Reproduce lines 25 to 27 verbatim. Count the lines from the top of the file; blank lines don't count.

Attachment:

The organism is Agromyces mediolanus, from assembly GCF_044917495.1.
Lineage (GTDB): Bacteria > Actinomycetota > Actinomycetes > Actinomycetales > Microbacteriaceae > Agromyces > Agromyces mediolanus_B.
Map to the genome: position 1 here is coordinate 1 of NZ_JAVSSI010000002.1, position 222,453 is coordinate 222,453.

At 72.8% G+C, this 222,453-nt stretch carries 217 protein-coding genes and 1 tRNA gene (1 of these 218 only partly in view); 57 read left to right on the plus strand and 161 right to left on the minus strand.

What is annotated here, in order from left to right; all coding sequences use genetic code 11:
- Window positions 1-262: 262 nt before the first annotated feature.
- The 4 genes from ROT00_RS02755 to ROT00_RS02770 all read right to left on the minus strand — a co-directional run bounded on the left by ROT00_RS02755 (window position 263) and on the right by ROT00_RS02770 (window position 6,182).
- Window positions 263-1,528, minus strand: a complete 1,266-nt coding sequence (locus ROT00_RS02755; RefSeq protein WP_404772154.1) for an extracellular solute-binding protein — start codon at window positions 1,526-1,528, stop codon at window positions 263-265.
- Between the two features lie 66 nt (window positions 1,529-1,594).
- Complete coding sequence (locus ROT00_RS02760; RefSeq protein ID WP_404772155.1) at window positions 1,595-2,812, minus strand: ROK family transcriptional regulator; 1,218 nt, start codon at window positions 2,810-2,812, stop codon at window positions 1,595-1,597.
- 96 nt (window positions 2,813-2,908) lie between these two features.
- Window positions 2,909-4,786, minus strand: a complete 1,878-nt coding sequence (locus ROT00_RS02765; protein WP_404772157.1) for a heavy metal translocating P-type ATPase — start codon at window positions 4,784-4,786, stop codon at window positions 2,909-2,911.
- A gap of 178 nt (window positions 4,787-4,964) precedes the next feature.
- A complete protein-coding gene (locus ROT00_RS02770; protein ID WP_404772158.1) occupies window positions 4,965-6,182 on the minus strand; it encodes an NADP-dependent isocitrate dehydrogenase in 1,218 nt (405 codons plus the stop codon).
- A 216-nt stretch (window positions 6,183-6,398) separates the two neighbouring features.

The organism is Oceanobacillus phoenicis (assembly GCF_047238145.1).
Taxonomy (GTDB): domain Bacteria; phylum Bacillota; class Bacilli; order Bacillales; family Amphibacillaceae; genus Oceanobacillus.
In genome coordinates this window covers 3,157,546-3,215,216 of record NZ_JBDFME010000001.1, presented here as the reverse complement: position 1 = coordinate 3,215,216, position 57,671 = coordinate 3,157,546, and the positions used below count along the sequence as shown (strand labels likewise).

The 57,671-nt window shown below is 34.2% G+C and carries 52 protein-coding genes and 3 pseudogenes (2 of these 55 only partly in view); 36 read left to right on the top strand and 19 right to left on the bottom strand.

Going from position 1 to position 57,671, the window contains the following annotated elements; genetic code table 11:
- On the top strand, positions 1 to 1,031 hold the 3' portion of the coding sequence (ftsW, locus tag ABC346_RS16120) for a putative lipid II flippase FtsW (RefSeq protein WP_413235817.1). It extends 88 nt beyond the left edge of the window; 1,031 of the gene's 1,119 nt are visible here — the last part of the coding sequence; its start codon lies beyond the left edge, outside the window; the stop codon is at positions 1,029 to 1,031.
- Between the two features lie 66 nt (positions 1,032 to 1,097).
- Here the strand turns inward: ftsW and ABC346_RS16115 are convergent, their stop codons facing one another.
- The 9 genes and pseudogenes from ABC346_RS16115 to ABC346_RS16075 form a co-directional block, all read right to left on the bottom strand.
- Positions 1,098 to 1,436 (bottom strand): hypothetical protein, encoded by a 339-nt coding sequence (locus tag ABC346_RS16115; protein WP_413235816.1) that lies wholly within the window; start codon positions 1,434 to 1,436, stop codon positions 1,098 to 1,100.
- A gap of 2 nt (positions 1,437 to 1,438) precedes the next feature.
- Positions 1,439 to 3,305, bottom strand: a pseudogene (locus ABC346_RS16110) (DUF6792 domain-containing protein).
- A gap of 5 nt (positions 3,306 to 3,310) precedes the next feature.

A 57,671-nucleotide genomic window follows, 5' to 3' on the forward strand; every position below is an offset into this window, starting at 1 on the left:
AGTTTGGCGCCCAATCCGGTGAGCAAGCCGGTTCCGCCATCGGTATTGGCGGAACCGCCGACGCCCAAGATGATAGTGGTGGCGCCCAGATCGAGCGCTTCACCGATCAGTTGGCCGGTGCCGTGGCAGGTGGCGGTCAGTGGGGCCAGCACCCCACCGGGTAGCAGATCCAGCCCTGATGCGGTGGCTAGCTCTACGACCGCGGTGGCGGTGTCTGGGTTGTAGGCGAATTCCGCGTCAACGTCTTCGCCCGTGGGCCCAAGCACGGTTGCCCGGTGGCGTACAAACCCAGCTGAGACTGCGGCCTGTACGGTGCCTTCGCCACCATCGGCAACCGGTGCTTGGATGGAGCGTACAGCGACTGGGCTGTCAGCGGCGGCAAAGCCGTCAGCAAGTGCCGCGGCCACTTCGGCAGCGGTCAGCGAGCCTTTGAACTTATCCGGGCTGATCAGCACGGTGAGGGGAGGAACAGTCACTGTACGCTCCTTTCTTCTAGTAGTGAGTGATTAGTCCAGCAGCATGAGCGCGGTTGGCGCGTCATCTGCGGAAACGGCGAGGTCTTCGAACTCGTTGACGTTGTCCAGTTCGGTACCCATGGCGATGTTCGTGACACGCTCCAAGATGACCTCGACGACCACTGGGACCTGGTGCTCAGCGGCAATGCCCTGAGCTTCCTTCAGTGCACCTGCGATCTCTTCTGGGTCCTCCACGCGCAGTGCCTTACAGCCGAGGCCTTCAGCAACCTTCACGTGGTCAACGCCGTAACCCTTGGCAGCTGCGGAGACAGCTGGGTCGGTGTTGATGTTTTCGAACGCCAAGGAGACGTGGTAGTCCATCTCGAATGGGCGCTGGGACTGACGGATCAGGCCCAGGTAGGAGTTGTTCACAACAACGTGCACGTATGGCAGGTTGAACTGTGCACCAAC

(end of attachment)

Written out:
- Positions 1,098 to 1,436 (bottom strand): hypothetical protein, encoded by a 339-nt coding sequence (locus tag ABC346_RS16115; protein WP_413235816.1) that lies wholly within the window; start codon positions 1,434 to 1,436, stop codon positions 1,098 to 1,100.
- A gap of 2 nt (positions 1,437 to 1,438) precedes the next feature.
- Positions 1,439 to 3,305, bottom strand: a pseudogene (locus ABC346_RS16110) (DUF6792 domain-containing protein).